A Practical High Level No Nonsense Guide to Learning Data Science (Part I)
The term Data Science has been muddled more than any other tech term over the past few years (maybe except for blockchain).
Different people define the activities that comprise Data Science differently.
But all of them would agree that the 4 steps we are about to lay out form the foundation of any Data Science project.
We know getting started is the hardest part, and that’s what this guide is for.
It is not meant to be in-depth. Nor is it meant to court everyone’s opinion.
Or touch upon adjacent fields and activities (like Data Engineering, Data Analysts, Business Requirements).
This is our opinionated view on how to get started learning the technical components of Data Science. It takes work but like anything else very do-able with practice.
These are the 4 major steps of any Data Science project:
We will cover each step in a separate blog post. This is Part I and will cover Source.
Source refers to getting the data you need to do the project.
The method of getting the data varies widely depending on where the data lives.
However, you can safely say that Databases, APIs and Files dominate the source arena.
From wikipedia itself:
A database is an organized collection of data, generally stored and accessed electronically from a computer system. Where databases are more complex they are often developed using formal design and modeling techniques.
Even though there are various implementations of relational databases, you can interact with any of them using SQL.
SQL stands for Structured Query Language and is pronounced (“Ess-que-el” or “Sequel”). Depending on what databases you are using some syntax may need to be changed but worry not, it is usually very minor and not worth fretting over.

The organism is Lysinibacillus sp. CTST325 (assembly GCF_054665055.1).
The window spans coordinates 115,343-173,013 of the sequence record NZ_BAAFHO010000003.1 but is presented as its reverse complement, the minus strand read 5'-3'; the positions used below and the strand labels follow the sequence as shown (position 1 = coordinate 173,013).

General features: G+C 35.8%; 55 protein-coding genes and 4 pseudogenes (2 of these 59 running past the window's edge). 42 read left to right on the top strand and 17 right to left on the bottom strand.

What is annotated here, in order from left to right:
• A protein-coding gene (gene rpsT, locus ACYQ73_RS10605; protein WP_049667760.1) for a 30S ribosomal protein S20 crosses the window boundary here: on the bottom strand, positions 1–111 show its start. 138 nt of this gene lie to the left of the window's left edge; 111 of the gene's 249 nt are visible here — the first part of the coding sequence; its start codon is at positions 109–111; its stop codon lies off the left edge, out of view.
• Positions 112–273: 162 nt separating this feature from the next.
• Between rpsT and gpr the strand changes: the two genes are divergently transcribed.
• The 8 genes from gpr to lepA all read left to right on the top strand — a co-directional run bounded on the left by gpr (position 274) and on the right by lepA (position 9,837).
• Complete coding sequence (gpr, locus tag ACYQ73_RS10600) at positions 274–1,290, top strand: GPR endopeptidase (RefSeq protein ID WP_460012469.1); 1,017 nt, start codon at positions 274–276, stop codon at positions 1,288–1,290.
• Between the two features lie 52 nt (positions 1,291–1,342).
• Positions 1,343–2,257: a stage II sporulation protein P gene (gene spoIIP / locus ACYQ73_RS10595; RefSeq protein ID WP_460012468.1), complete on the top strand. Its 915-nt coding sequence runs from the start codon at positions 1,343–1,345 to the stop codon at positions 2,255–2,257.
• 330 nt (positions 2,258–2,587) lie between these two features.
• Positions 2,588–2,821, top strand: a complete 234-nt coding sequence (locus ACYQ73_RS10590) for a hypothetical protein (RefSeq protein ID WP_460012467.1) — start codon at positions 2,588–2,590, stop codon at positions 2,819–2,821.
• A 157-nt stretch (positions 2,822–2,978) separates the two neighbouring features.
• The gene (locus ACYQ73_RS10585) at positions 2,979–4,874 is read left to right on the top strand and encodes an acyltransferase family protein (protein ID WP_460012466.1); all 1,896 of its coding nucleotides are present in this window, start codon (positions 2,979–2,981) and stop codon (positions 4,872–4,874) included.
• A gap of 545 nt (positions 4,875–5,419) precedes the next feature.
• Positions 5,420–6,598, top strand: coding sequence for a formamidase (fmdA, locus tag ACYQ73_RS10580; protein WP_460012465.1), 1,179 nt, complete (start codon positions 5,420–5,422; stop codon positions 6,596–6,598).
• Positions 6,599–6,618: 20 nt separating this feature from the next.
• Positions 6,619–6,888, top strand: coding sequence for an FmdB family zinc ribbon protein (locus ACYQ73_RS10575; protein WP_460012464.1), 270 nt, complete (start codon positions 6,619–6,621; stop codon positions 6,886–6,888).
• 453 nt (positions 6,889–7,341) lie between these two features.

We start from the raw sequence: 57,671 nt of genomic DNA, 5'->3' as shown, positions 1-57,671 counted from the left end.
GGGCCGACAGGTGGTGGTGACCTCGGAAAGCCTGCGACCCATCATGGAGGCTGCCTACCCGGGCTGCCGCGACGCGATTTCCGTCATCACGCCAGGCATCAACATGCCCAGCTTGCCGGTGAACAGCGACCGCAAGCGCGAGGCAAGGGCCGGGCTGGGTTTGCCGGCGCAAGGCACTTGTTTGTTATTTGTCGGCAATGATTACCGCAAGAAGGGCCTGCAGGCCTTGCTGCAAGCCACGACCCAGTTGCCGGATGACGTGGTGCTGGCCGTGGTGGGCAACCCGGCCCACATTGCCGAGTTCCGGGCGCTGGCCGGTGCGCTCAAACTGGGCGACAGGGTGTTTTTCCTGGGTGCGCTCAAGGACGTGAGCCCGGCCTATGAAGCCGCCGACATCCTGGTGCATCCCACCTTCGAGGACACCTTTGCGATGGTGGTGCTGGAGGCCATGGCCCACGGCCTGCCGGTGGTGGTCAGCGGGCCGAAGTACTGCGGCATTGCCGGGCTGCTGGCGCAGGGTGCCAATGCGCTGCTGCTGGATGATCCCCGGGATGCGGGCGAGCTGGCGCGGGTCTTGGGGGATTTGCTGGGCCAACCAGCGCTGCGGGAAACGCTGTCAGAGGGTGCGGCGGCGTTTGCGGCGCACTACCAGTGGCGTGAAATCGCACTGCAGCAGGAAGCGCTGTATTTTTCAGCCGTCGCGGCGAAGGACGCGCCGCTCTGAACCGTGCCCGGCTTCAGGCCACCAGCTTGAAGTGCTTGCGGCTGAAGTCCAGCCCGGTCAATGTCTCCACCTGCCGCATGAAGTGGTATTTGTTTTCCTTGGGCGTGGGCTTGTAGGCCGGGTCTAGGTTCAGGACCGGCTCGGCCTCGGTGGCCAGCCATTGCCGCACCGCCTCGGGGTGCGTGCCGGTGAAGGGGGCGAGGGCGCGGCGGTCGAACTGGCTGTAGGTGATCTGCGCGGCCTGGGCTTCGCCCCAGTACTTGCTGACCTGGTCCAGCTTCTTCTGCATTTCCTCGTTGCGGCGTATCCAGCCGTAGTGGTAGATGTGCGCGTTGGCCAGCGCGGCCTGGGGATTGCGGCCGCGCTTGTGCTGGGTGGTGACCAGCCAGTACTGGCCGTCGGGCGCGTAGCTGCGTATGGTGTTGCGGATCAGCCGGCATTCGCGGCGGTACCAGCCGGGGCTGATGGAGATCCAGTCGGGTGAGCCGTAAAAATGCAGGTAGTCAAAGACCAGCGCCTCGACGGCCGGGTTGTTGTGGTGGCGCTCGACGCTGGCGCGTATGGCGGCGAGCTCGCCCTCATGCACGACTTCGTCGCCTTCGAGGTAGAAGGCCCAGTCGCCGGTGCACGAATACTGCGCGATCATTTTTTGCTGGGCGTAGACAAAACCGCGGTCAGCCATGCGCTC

To learn SQL, you need to practice on a real database. The best way to set up a real database is to set up a small SQLite database and run SQL queries on it
Even though everyone complains about a lot of data being stored in files, they are still the most widely used data store.
Spreadsheets, CSV files and Text files being the most common.
In order to do anything meaningful with files, you need to learn a language. The most common Data Science languages are Python & R.
Eventually you should pick up both, but in the beginning we recommend starting with Python because of its versatility.
Pandas is a library built in python that makes a lot of data processing tasks easier. Especially with reading and writing files.
The quickest way to get started with files is to install and run Python and start reading, manipulating and writing files.
You can even bring in your database to Python and use SQL within Python itself. That way you have all your data sources connected to a single script and can work off them together.
API stands for Application Programming Interface. Applications create a set of guidelines and procedures to interact with their data.
Some of your favorite applications such as Twitter, Facebook, Google, Yelp all have APIs to get the data you need from them.
You interact with an API in a programming language and if you followed the above suggestion of using Python, then you can get started right away.
The key to getting better at sourcing from APIs is to do something practical with the data. You can do this by reading the API documentation and contacting the API developers for any clarifications.
Data Sources can be super diverse, especially in today’s landscape where almost everything creates data. However, the three sources above will cover a huge chunk of any data you would need to access.
While going through the above, the key thing is to practice, practice, practice. There are some things you can do to practice
- Store data in SQLite database
- Phrase questions you need answering from the database in SQL queries
- Query, query, query
- Read spreadsheets
- Query data in Python using SQL and output to a CSV file
- Read data from an API and build a small practical project
- Read data from an API and create a table in the SQLite database. All in Python
Let us know if you have any questions!
Coming Up Next…
Part II: Clean